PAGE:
Frank Sinatra’s 100th birthday year will be officially over when December 12th rolls around and what a year it was. It seemed the whole world celebrated at some point and I had a lot of fun participating. Ol’ Blue Eyes had another big year though, one that was very important for him not only as a milestone, but for his career - and he made the very most of when he turned fifty.
That year, CBS’s 48 Hours spent six months following him around to get inside his head and find out a little bit about his life. When asked, Sinatra told them a line he learned from his good friend, Humphrey Bogart, “The only thing you owe the public is a good performance.” Well, we got that and a whole lot more.
That year, 1965, The Voice released three new albums, plus a compilation album, with two of them reaching the top ten; starred in three movies, directing and producing one; and was the subject of the CBS one-hour television special, Frank Sinatra: A Man and His Music which won an Emmy and a Peabody award. That’s not counting performances, charity work, or anything else. It was a Very Good Year and yes, that song was released too, winning a Grammy for Best Vocal Performance, Male.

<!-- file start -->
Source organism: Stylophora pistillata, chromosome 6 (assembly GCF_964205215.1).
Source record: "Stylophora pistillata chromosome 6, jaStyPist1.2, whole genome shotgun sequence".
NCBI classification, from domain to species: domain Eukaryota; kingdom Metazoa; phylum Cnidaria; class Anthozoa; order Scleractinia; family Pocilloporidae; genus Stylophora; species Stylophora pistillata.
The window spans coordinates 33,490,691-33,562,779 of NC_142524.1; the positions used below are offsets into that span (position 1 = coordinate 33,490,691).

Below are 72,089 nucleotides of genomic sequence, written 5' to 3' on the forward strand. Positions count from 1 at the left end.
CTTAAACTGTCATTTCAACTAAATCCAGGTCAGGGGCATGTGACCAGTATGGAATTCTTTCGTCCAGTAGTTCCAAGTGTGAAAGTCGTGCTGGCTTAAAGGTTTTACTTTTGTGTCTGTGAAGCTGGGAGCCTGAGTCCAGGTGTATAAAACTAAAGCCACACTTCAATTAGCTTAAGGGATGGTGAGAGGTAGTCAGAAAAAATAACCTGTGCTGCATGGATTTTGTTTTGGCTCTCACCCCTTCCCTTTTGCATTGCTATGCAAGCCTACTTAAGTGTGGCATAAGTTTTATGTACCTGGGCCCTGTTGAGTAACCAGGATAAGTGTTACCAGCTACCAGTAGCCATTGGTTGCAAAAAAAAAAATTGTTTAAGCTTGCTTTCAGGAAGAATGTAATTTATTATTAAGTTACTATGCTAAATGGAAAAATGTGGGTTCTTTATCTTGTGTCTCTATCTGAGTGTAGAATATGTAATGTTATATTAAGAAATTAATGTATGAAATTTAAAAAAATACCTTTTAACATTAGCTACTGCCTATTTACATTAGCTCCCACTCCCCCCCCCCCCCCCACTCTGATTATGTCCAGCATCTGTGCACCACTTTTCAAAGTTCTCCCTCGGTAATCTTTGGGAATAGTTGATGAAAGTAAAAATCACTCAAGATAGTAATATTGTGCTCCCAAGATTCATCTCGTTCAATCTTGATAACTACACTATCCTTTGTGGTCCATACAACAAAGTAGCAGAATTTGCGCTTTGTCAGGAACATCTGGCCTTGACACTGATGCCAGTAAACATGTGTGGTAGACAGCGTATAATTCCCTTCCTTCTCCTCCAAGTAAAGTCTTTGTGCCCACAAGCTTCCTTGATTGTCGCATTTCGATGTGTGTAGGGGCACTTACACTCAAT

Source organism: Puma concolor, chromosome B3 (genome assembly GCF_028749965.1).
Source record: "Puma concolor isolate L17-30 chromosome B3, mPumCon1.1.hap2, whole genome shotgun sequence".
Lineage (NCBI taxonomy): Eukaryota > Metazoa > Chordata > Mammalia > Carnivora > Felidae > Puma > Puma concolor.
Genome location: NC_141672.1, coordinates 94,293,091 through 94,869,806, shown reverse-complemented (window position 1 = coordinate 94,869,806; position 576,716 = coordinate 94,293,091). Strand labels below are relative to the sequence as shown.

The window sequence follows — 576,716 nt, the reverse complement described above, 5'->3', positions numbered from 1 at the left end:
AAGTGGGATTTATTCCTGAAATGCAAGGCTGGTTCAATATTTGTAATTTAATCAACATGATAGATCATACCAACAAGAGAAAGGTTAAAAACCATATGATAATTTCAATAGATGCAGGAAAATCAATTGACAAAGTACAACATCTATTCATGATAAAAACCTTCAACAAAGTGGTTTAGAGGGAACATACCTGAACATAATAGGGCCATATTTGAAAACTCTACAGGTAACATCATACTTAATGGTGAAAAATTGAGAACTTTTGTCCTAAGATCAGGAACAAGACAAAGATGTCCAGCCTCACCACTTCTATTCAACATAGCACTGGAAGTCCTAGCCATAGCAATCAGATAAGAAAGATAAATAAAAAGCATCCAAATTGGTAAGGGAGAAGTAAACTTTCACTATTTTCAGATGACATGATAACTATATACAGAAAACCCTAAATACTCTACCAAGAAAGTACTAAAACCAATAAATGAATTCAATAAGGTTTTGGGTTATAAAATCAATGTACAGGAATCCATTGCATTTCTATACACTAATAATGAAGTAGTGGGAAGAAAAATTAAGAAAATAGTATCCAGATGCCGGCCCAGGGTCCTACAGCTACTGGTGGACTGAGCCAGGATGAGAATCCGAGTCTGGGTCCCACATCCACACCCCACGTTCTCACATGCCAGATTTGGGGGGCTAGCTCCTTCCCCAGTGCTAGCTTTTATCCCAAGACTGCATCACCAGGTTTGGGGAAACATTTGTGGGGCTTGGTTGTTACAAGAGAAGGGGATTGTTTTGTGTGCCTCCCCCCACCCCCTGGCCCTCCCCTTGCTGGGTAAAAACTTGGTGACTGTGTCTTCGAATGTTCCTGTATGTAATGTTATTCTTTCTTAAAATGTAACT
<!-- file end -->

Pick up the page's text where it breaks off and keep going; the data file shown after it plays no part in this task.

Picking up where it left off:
In fact, 1965 was such a tremendous year Billboard magazine declared Sinatra may have reached the “peak of his eminence.” He even played with Quincy Jones at the Newport Jazz Festival setting new attendance records.
In Frank Sinatra: A Man and His Music, he’s quoted as saying, “I would like to be remembered as a man who had a wonderful time living his life,” well, I think he more than surpassed his goal and his 100th year showed that he has provided wonderful memories to an awful lot of people in their lives too.